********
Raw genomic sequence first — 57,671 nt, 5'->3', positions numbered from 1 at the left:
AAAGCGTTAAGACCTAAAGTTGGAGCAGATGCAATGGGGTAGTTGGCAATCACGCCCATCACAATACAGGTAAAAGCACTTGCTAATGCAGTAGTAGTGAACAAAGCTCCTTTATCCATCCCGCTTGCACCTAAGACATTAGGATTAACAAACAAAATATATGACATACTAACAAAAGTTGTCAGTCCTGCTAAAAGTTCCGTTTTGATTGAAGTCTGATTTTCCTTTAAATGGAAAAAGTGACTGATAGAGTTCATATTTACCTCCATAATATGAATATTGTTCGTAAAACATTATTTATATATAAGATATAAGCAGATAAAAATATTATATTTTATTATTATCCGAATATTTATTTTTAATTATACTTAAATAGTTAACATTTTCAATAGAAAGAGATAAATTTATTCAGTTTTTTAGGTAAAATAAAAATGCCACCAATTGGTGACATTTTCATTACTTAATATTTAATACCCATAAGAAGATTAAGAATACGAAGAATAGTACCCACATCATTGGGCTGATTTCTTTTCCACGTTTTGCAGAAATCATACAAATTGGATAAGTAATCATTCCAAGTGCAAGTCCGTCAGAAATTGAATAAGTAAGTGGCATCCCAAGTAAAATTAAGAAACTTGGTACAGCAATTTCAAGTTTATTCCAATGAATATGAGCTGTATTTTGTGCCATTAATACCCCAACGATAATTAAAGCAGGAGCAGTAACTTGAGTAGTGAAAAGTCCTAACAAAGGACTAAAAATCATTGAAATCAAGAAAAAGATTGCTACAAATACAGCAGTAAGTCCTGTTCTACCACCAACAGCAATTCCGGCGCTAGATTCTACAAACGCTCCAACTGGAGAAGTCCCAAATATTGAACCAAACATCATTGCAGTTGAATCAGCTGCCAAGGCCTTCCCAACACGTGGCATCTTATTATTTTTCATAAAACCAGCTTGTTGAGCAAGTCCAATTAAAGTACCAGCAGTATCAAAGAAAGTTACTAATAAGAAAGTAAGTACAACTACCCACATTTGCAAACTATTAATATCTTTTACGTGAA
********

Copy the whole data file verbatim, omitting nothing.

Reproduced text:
Raw genomic sequence first — 57,671 nt, 5'->3', positions numbered from 1 at the left:
AAAGCGTTAAGACCTAAAGTTGGAGCAGATGCAATGGGGTAGTTGGCAATCACGCCCATCACAATACAGGTAAAAGCACTTGCTAATGCAGTAGTAGTGAACAAAGCTCCTTTATCCATCCCGCTTGCACCTAAGACATTAGGATTAACAAACAAAATATATGACATACTAACAAAAGTTGTCAGTCCTGCTAAAAGTTCCGTTTTGATTGAAGTCTGATTTTCCTTTAAATGGAAAAAGTGACTGATAGAGTTCATATTTACCTCCATAATATGAATATTGTTCGTAAAACATTATTTATATATAAGATATAAGCAGATAAAAATATTATATTTTATTATTATCCGAATATTTATTTTTAATTATACTTAAATAGTTAACATTTTCAATAGAAAGAGATAAATTTATTCAGTTTTTTAGGTAAAATAAAAATGCCACCAATTGGTGACATTTTCATTACTTAATATTTAATACCCATAAGAAGATTAAGAATACGAAGAATAGTACCCACATCATTGGGCTGATTTCTTTTCCACGTTTTGCAGAAATCATACAAATTGGATAAGTAATCATTCCAAGTGCAAGTCCGTCAGAAATTGAATAAGTAAGTGGCATCCCAAGTAAAATTAAGAAACTTGGTACAGCAATTTCAAGTTTATTCCAATGAATATGAGCTGTATTTTGTGCCATTAATACCCCAACGATAATTAAAGCAGGAGCAGTAACTTGAGTAGTGAAAAGTCCTAACAAAGGACTAAAAATCATTGAAATCAAGAAAAAGATTGCTACAAATACAGCAGTAAGTCCTGTTCTACCACCAACAGCAATTCCGGCGCTAGATTCTACAAACGCTCCAACTGGAGAAGTCCCAAATATTGAACCAAACATCATTGCAGTTGAATCAGCTGCCAAGGCCTTCCCAACACGTGGCATCTTATTATTTTTCATAAAACCAGCTTGTTGAGCAAGTCCAATTAAAGTACCAGCAGTATCAAAGAAAGTTACTAATAAGAAAGTAAGTACAACTACCCACATTTGCAAACTATTAATATCTTTTACGTGAA